More women entrepreneurs lead the way for green and eco-friendly lifestyle
From all compostable fashion apparels to eco-friendly bags named after extinct animals, these women-led startups are making it easy for people to make the switch to a more eco-friendly lifestyle.
Going green and opting for a sustainable lifestyle has emerged as a positive trend to keep climate change in check. In India, consumers largely seem more inclined towards businesses and products that are labelled as eco-friendly and sustainable.
However, more needs to be done as the current pace of tackling climate change is deemed “unthinkable” and leading to “road to hell” by senior members of the United Nations Framework Convention on Climate Change (UNFCCC).
To give this movement a much-needed impetus, these four women-led startups are leading the way in promoting a more conscious lifestyle by replacing a few daily use products with more eco-friendly options.
Hitesha Deshpande and Himanshu Kulhari constantly wondered how one could be at peace donning clothes that ultimately would cost heavy damage to marine life and pollute fresh water when they land up in water bodies as wastes.
To counter this, the duo founded a fully compostable fashion label called PECKD. Its raw materials comprise of natural fabrics made from vegetable and tree pulp, and fruits and flowers which help its entire product range, from buttons to threads to decompose within months when buried in soil.
The entrepreneurs have consciously avoided use of chemical dye to prevent contamination of groundwater and soil. The bootstrapped startup also faces difficulty with sourcing the right materials and with the complex stitching process as regular machine needles do not work with the compostable thread.
After two years of research, it launched its maiden collections, Delta and Dawn, in October 2019.
Although the duo initially planned on creating a clothing line and send the proceeds of the same to an animal sanctuary, learning about the horrors of fabric and the harm it causes animals and to their ecosystem, prompted them to repurpose the label to create clothing that would not destroy the environment.
The Woman’s Company
Anika Parashar’s concerns about using healthy and correct products for her daughter when she hit puberty became the genesis for New Delhi-based The Woman’s Company.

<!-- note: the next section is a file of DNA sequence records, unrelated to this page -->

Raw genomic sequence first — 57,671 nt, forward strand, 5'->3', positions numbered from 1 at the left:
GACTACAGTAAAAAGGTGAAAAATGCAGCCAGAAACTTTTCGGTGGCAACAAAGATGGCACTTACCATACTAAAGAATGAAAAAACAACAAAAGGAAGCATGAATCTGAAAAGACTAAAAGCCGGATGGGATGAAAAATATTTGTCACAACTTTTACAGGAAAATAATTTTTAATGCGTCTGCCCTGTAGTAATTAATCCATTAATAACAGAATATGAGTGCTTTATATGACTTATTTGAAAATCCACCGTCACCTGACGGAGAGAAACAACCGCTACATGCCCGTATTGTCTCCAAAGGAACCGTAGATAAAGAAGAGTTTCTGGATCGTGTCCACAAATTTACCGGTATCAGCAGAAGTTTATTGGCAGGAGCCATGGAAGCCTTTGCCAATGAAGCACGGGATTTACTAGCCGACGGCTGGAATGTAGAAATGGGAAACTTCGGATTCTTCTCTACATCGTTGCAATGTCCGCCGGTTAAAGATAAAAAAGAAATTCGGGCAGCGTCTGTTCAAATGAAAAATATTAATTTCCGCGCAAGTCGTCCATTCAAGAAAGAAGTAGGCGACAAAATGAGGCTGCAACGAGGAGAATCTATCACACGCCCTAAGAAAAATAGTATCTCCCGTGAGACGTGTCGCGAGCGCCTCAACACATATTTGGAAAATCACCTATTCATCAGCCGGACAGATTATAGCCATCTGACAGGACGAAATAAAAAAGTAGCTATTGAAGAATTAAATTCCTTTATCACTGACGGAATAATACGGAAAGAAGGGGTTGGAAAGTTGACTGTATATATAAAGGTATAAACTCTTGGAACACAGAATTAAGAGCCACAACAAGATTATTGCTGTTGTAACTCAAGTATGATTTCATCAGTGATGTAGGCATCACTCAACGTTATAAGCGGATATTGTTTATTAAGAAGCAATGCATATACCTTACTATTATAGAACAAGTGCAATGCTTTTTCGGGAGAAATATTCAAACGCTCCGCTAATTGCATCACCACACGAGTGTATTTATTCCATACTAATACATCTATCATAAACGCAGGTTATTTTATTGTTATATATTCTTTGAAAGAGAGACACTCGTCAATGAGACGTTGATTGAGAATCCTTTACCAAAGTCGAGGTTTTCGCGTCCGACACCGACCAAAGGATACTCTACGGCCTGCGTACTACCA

Launched in March 2020 with Roopam Gupta as co-founder, the startup offers eco-friendly intimate hygiene products including sanitary pads, panty liners, tampons, menstrual cups, bamboo razor, and pee stick – which is a urination device that helps women to stand and pee.
Priced between Rs 50 and Rs 800, it ensures all aspects of the products, including packaging, is biodegradable and eco-friendly. The founders also host awareness sessions on topics like menstrual health and hygiene.
While Roopam has worked in brand and corporate communication at Marks & Spencer and Bata India, Anika was associated with RiverRock Ventures as CEO prior to starting up.
Entrepreneurs Priyanka Mandal and Broteen Biswas startedas a creative way to tackle climate change and uplift financially vulnerable people in Kolkata.
Commercially launched in January 2020, the startup offers a wide range of eco-friendly backpacks, wallets, and pouches made from water-resistant cotton canvas. Named after animal species that are extinct or at the risk of being endangered, the startup educates customers about the species through a letter.
Priced between Rs 100 and Rs 4,000, Clan Earth offers lifestyle products like bamboo toothbrushes and coconut shell candles on its website, and through ecommerce platform Amazon.
More importantly, it plants five trees for sale of every product through partnership with Eden Reforestation Projects, and has planted more than 1500 trees so far. Bootstrapped for now, it is looking to experiment with various sustainable fabrics to increase product offering.
Being a documentary filmmaker’s daughter meant frequent travelling, and the experience sowed Akshya Shree’s love for handicrafts and tribal folklore. This fascination prompted her to start a for-profit social venture, Silpakarman in 2016.
With two workshops in Tripura, the startup works with artisan clusters from rural India, and uses indigenous fibres like bamboo to make contemporary products including kitchen utility, furniture, wall hangings, lamps, and decor items.
With 60 percent of sales driven by European and South African markets, they are sold through export exhibitions, B2B platforms likeand Alibaba. It is also featured on Amazon as part of its Saheli programme.
Akshya, who holds a Bachelor’s in Business Economics, pursued a short course in Export Management from the Indian Institute of Foreign Trade, Delhi. Started with an initial investment of Rs 15 lakh, the startup is also incubated at Amity Innovation Incubator.
Edited by Anju Narayanan